Breastfeeding

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Healthy Mum, Happy Baby

Healthy Mum, Happy Baby

How to Feed Yourself When You're Breastfeeding Your Baby
edition:Paperback
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Excerpt

Introduction

You thought you were prepared. You did all the prenatal things you were supposed to, from taking vitamins to practising yoga and taking birth classes. You read all the books, chose a theme for the nursery, and stocked up on an alarming amount of baby necessities from diapers to nasal aspirators. But as your due date drew near, you started to freak out about actually having this baby. Perfectly normal. Many mums, not surprisingly, fixate on the whole pain-of-childbirth thing, which can overshadow thoughts of the early days with your baby. But childbirth, as painful and protracted as it may be, doesn’t last more than a day or two.

The early days of parenthood, on the other hand, threaten to never end. You’re beyond exhaustion and you wonder if your baby–and consequently you–will ever sleep for more than two or three hours at a stretch. (Don’t worry, you will!) And you worry. You worry that you haven’t bonded with your baby, because despite what the books say, you can’t seem to distinguish between her different cries. You’re sure that the contents of the diaper you’re changing can’t possibly be normal. You worry about your baby’s growth and progress, compare her development to that of the other babies in your mums’ group, and wonder how some other mothers seem to have time to apply mascara when you haven’t even mastered the art of applying diaper cream.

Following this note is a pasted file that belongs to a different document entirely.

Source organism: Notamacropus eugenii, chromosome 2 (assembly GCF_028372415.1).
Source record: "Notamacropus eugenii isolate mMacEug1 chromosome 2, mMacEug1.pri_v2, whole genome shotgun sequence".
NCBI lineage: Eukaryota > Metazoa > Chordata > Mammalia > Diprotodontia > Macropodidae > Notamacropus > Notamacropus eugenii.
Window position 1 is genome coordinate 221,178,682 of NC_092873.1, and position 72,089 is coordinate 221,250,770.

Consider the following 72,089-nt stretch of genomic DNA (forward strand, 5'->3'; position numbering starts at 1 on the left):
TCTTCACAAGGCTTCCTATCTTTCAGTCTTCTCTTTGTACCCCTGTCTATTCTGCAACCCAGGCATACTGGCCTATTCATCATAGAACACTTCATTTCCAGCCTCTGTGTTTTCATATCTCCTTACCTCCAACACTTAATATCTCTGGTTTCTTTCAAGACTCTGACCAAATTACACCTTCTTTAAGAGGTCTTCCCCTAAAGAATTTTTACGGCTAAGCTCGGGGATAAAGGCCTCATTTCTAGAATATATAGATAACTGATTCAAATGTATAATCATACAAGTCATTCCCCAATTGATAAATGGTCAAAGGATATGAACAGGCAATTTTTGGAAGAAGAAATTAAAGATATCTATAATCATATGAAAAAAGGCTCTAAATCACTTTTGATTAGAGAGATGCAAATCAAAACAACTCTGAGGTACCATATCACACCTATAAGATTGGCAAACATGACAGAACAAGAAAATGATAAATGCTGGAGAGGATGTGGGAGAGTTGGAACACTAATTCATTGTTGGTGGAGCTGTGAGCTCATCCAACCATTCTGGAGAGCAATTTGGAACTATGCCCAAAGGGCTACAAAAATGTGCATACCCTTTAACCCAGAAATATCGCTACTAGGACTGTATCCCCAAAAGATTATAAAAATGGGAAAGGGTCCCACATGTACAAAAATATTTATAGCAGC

And then there’s breastfeeding, which brings a whole different set of worries and challenges. Why is it that something that’s supposed to be so natural doesn’t necessarily come so naturally? Do you have enough milk or too much? Does your baby nurse too frequently or not frequently enough? My first daughter refused point-blank to nurse. She’d shriek angrily at the merest whiff of a nipple, as though I were offering poison rather than breast milk. “I’ve never seen anything like this,” announced the mystified lactation consultant I visited. But I was determined to breastfeed. Breast milk was, after all, best. All the experts recommended exclusive breastfeeding for six months, and my milk was brimming with long-term health benefits for my baby (and don’t think thoughts of increased weight loss hadn’t entered my mind). So, I rented an electric breast pump and spent many hours boiling bits of pumping paraphernalia while the rest of my household slumbered. We fed my daughter my milk with spoons, syringes, cups, and finally, despite my fears of nipple confusion, bottles. Mysteriously, when she was three and a half weeks old she took the breast and never looked back.

My trials and tribulations meant I amassed quite the extensive breastfeeding library. In one book by the well-known Dr. William Sears, I discovered a list of nutrient-dense, more bang-for-your-buck foods for breastfeeding mothers. Despite all my reading and preparation for motherhood, it wasn’t until I came across this list that I twigged to the fact I was still eating for two. I knew that what I ate would flavour my breast milk, and that I needed to stay well hydrated and eat more than I had pre-pregnancy, but I’d never really considered how much my diet would affect my baby’s growth and development or my health and energy. Great. Now I had something else to worry about. Was my baby getting enough of the vitamins she needed? Would her IQ be forever affected if I didn’t eat enough fish or flaxseeds? If I existed solely on fast food would my breast milk still be better for my baby than formula? And how exactly did I go about feeding myself so I could feed her better?